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The Lake News Online
  • How to Spend a Fall Day

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  • What a banner year it is for walnuts and acorns and hickories.  There are nuts everywhere!  If I can just get my little grandsons out here on Lightnin' Ridge picking up walnuts I will sell enough of them to pay for my duck stamp.
    The best parts of the year come and go so quickly.  Fall is like that, more than any other season.  It is my time of the year.  Half of October is gone and I haven't yet picked up my .22 or shotgun for a hunting trip.  I realize now that it is time to spend more time in the woods or on the river than ever before, to try to see and experience as much as possible while it is still here.
    Tonight I need to put some new line on a couple of reels, because over the next 3 or 4 weeks there will be some great fishing in the Ozarks.  Fish feel that cooling water, and begin to abandon the shallow water, heading to deeper spots.  But they do not yet reach that point where metabolism decreases.  
    Fall fish feed in deeper water, but they aren't on a diet yet, they are fattening up, sometimes eating more than they can hold.  It is primarily in the fall that I have seen white bass, and black bass gorging on shad, to a point where they attack a lure and have more shad or minnows in their gullet than they can get down.  
    And while schools of whites and black bass are moving deeper, all through October, when the sun is warm and the lake still, they will spend a half hour or so way out in the lake, surfacing, and attacking about anything that falls among them.  You find them, you catch some of them, and they go down deeper, then they come up again nearby.  
    If you want to catch a big bass on a reservoir, fish deeper points and bluffs with a brown or black jig, with one of those salty rubber crayfish added to the hook.  But if you have some pork rind, up to four or five inches long, that will work too.  Some folks use nothing else but the pork, attached to a jig.  For big bass, I am not talking about small jigs, I like the big heavy ones that will fall quickly down over ledges into deep water, or scrape against the standing timber ten or twelve feet down.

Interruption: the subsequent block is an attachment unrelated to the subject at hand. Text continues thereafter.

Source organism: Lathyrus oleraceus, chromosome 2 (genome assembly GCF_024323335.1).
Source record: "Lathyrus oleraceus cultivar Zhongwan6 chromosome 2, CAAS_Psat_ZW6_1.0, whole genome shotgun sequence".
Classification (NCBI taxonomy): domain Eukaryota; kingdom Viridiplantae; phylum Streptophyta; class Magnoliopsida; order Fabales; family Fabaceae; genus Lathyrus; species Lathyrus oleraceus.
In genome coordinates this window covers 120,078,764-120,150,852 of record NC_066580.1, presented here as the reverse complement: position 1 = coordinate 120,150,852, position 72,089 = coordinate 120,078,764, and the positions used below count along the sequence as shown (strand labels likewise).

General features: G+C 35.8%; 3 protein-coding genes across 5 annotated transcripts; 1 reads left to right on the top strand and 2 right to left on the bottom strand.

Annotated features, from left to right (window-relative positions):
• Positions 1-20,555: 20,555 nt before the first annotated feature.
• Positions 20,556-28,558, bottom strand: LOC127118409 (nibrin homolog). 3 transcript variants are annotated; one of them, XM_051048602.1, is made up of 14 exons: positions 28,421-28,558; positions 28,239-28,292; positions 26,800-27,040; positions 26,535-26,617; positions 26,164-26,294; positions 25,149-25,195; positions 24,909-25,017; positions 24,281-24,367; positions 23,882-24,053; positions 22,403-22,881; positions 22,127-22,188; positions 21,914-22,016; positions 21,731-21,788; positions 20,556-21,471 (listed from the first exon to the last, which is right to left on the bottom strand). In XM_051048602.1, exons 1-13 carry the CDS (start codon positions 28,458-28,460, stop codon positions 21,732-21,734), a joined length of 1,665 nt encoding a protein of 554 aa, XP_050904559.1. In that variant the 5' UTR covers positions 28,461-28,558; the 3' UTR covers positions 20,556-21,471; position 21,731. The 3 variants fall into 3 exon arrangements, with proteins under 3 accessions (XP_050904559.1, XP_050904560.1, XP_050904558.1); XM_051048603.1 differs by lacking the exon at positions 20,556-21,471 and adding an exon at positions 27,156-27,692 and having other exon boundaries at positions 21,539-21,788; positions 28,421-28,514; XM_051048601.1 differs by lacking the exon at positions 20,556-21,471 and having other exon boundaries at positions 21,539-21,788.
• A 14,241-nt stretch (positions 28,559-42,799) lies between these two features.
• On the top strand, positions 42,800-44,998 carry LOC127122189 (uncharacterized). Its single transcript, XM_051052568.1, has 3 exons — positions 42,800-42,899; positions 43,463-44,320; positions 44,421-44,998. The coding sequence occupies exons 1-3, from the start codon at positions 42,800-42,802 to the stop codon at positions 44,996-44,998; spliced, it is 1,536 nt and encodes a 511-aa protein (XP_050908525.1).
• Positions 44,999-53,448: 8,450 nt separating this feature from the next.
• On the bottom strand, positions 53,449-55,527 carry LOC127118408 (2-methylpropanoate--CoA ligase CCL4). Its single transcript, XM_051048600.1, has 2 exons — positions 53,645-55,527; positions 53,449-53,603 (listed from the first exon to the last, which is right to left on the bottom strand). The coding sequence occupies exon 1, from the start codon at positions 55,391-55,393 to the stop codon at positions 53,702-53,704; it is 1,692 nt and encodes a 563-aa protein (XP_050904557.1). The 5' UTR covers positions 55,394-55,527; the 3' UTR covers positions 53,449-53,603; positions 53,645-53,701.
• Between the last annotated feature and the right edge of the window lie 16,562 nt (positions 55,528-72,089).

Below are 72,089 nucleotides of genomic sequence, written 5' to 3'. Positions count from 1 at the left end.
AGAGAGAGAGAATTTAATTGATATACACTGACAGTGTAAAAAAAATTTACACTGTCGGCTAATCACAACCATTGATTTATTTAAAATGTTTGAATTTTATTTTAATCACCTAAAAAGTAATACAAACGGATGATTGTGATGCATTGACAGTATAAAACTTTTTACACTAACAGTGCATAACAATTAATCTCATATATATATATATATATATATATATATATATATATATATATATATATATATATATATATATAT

Crappie fishermen love October, but I seldom fish for them after I catch them in Canada in early October.  I like smallmouth, and if I have a day to fish, I'll probably be floating down a river, fishing a buzz-spin or a spinner-bait.  You would be surprised to see how big the smallmouth are on some of our Ozark rivers if you fish those waters without the bright canoes and kayaks seen there in the summer.  
    Page 2 of 3 - The buzz-baits and topwater lures still catch fish in the deep water below the shoals, but they won't work much longer.  Smallmouth later in the fall will be deeper, gorging themselves on crayfish, and anything that looks like a 'crawdad', as Ozark anglers call them, will attract smallmouth, Kentuckies and largemouth bass on our rivers.   In October I have caught bass regurgitating the crayfish, with a belly full of them, still trying to eat another one.   
    It is amazing how gluttonous bass can be.  But what is even more amazing is I will have days during the summer when you can hardly catch one along a stream, and when you do, their stomachs are empty.  I can't figure it all out, and that's why I never tire of it.  You see something working in the fall in past years, and it just doesn't work at all the next year. Sometimes there are things that work year after year, and sometimes it just doesn't happen that way.
    If a fisherman doesn't have a knack for those jig and pork-rind combos he can do well with crank-baits that imitate crayfish.  Trouble is, in the fall, you have to fish a crankbait deep, but slow.  It takes a while to master that too.